One more thing about deals, registered and unregistered: as to the unaudited interim statements (CPAs only audit annual statements), you can get a “comfort letter” from the CPA firm. The purchaser will require such a “comfort letter” concerning the unaudited statements. It reads much like the attorney’s negative opinion: “We have not conducted an audit or a complete investigation. This is supplied to you alone; nobody else may rely on it. The opinion may not be assigned or transferred and it applies only to this deal.” Lawyers in practice refer to this as dealing with the “sister-in-law problem”. Say you’re asked for a big opinion for a client. Suppose the guy gets the opinion and the sister-in-law has a similar problem, and the guy copies the letter for her, but it doesn’t fit her situation. If you don’t have that clause, it’s possible that the sister-in-law can sue you.
They will also state: “We have conducted certain limited inquiries concerning the unaudited statement. To the best of our knowledge, in our opinion [to prevent a warranty or contract], based on what we know, the interim statements contain no material untrue matter and they are consistent with the bases on which the audited statements were prepared.”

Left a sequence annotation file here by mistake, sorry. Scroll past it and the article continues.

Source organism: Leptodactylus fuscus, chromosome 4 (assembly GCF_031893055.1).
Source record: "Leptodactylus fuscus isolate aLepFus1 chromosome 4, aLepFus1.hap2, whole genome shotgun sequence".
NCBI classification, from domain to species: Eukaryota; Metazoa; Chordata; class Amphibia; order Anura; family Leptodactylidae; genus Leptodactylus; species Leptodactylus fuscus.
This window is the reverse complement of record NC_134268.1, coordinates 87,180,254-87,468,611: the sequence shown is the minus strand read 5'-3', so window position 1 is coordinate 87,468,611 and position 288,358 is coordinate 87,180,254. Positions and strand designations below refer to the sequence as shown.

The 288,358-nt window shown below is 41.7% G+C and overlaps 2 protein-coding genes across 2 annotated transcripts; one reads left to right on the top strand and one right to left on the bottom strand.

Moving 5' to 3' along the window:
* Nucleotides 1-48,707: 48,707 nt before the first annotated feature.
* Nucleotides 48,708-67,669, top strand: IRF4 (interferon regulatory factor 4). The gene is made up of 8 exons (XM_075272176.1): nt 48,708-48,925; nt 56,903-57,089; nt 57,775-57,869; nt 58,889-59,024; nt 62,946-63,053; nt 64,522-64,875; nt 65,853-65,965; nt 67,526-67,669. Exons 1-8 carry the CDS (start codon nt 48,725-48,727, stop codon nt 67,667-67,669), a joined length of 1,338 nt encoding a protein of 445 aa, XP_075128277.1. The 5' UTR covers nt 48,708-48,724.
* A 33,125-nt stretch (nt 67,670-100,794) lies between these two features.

Comfort letters are useful for three reasons: (1) The letters come with a prestigious letterhead. (2) The accountants take this seriously, even though they don’t audit. (3) You probably trigger R.2d Torts § 552 because the auditing firm is on notice of special foreseeability.
There are instances in which it would be wise to get audited statements for the six month period if you’re really suspicious. But it will take a while a cost a lot of money. It costs almost as much to certify a six month period as it does to certify a twelve month period.
In general, the Securities Act of 1933 deals with offerings by issuers and affiliates of issuers that are public nature. If an offering is private, 4(1), 4(2) and Rule 506 will usually exempt them. The Securities Exchange Act of 1934 deals primarily with the day-to-day trading markets, both the stock exchanges (NYSE, AMEX) and the over-the-counter markets (NASDAQ).